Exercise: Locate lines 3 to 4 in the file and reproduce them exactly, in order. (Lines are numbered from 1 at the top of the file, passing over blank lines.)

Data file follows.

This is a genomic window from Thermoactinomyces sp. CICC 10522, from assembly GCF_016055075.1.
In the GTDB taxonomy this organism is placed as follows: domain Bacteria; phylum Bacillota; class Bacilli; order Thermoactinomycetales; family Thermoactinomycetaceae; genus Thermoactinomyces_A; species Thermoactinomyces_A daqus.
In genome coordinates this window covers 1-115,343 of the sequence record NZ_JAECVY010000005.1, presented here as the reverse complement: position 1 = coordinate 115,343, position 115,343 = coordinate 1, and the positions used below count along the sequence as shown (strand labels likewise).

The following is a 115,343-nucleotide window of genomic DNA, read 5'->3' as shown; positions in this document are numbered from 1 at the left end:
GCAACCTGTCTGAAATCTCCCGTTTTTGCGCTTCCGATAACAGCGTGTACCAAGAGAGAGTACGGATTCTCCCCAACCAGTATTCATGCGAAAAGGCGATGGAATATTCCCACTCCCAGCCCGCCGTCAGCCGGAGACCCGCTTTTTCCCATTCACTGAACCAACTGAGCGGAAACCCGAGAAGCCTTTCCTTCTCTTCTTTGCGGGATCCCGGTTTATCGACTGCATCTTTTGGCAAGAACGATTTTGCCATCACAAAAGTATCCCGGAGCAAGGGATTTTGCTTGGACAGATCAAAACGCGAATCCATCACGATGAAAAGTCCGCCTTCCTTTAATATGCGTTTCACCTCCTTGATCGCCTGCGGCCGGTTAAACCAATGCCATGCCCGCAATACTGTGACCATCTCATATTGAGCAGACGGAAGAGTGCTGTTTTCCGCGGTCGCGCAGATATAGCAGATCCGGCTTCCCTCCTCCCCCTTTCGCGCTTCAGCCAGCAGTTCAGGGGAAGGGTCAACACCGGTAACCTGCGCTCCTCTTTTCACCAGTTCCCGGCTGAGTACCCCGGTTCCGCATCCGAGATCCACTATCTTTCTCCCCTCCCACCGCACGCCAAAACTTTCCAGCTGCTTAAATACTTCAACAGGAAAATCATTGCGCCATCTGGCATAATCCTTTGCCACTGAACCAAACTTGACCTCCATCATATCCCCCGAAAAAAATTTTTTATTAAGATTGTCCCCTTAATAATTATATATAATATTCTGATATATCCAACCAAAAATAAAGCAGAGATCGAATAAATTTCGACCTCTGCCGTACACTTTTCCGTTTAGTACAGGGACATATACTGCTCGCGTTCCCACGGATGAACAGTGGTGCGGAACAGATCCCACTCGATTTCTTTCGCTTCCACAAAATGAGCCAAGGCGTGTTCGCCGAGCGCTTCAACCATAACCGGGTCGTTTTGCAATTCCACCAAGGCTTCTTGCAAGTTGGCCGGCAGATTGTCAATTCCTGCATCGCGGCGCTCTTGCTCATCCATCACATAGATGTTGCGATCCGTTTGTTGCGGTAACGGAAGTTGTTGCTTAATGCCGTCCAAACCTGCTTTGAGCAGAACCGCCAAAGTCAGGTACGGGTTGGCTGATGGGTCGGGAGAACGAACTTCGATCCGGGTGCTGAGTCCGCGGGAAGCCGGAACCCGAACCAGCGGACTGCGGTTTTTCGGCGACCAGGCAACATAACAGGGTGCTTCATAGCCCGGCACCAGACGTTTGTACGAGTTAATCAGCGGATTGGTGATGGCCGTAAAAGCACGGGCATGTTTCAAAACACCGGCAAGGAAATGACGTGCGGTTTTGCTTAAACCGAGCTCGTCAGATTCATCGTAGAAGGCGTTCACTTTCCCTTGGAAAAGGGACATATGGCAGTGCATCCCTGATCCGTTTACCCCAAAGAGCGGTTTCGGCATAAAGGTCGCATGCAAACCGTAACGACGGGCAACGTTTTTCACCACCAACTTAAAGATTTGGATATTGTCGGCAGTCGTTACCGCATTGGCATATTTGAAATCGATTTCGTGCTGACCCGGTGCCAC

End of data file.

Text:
In genome coordinates this window covers 1-115,343 of the sequence record NZ_JAECVY010000005.1, presented here as the reverse complement: position 1 = coordinate 115,343, position 115,343 = coordinate 1, and the positions used below count along the sequence as shown (strand labels likewise).

The following is a 115,343-nucleotide window of genomic DNA, read 5'->3' as shown; positions in this document are numbered from 1 at the left end: